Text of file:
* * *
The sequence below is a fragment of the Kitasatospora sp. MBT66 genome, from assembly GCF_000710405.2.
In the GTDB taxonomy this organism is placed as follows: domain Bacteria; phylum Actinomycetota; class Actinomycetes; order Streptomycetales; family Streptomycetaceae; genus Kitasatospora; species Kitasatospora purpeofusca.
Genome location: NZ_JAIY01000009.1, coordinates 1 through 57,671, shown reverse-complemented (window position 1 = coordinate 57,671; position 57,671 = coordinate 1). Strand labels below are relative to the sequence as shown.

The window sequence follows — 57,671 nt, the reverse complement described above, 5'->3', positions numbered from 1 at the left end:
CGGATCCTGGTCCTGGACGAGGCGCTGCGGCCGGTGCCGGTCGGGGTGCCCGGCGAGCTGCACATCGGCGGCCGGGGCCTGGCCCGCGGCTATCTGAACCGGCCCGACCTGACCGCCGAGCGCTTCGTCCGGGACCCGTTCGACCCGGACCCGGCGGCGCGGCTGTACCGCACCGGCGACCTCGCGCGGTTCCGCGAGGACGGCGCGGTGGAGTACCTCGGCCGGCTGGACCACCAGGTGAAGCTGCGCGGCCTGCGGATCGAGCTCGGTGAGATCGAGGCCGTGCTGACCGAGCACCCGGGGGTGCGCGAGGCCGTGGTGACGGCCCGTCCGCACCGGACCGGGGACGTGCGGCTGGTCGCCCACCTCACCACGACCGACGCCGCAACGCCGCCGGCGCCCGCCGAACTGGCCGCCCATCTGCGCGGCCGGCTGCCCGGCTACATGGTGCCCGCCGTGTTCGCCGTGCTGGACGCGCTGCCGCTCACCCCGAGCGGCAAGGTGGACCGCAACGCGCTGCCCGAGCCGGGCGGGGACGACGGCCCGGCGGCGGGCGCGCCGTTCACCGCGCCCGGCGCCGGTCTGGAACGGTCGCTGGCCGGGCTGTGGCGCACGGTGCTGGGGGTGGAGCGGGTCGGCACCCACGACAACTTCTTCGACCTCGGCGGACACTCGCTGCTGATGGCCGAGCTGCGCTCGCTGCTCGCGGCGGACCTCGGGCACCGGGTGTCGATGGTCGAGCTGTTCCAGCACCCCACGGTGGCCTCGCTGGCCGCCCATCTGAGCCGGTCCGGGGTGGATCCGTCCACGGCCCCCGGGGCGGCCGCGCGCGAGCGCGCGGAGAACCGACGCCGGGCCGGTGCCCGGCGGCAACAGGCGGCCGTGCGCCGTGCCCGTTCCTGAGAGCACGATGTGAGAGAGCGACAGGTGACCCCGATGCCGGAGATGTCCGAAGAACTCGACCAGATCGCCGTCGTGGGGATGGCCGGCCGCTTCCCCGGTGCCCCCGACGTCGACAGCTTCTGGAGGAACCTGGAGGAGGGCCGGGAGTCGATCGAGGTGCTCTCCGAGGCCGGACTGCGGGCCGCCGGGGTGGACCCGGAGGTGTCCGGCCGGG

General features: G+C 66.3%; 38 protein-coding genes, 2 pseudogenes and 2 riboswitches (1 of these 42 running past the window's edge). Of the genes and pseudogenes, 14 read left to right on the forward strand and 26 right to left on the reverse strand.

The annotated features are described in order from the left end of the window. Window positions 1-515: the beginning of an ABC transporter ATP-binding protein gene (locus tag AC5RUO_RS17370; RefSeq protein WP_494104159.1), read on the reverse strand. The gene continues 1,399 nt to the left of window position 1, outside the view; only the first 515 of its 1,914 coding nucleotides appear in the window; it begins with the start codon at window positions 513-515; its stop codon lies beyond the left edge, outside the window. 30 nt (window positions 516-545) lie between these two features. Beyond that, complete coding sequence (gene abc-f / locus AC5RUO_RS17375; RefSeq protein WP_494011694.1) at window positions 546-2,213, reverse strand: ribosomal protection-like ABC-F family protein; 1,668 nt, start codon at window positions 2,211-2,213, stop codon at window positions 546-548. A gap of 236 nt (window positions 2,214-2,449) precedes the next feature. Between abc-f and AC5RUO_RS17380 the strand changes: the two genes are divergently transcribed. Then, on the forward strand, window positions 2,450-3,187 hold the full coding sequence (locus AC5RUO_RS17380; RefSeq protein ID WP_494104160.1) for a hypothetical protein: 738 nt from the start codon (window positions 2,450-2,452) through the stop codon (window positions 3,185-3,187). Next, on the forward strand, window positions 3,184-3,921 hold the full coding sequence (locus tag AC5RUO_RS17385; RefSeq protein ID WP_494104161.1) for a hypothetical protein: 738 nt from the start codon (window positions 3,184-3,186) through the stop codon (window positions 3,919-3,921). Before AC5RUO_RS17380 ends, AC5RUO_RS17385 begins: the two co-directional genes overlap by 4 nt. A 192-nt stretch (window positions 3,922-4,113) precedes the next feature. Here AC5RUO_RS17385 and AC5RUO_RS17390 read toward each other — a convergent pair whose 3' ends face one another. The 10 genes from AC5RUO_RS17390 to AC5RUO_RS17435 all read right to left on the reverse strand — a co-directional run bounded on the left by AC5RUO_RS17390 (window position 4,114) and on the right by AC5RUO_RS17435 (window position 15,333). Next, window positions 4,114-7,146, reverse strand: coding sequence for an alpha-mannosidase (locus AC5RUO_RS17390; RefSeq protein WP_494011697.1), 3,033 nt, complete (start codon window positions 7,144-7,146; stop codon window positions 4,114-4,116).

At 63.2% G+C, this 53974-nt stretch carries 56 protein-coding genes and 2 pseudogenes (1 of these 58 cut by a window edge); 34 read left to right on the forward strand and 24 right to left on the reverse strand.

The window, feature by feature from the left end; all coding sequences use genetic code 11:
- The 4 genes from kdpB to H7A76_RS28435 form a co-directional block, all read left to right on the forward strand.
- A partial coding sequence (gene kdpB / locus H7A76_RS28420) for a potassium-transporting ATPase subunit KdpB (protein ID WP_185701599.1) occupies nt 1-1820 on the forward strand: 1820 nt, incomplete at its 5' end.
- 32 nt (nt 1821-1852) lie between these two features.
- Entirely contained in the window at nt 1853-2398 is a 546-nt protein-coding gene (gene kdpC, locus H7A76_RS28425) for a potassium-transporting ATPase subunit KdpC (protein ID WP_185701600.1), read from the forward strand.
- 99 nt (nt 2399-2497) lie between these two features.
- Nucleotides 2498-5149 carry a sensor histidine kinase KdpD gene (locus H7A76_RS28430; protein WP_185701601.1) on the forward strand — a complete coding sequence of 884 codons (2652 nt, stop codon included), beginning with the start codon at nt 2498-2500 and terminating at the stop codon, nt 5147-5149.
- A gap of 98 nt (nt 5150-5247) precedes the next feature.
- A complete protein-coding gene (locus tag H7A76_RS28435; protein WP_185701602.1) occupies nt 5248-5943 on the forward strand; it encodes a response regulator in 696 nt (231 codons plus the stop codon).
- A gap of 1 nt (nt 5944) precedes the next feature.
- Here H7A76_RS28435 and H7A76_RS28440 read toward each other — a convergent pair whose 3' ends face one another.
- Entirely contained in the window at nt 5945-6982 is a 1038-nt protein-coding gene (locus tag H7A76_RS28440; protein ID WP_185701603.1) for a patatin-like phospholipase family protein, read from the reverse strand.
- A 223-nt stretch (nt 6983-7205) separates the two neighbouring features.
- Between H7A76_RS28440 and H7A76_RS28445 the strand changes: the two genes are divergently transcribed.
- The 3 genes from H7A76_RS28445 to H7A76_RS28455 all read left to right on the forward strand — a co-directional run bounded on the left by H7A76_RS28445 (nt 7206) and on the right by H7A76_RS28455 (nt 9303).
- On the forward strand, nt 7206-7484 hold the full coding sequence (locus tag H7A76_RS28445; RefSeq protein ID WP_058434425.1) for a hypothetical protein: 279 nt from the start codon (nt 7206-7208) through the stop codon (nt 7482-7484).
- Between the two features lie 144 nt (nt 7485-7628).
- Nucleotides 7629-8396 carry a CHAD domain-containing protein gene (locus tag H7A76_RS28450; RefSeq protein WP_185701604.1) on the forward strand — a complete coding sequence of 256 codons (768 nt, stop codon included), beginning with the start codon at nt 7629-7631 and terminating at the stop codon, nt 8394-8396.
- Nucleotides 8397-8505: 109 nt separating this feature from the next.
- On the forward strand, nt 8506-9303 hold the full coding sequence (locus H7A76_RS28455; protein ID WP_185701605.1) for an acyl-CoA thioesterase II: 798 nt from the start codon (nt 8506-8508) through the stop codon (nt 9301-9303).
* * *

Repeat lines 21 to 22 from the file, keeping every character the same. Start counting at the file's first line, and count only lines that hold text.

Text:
- A 223-nt stretch (nt 6983-7205) separates the two neighbouring features.
- Between H7A76_RS28440 and H7A76_RS28445 the strand changes: the two genes are divergently transcribed.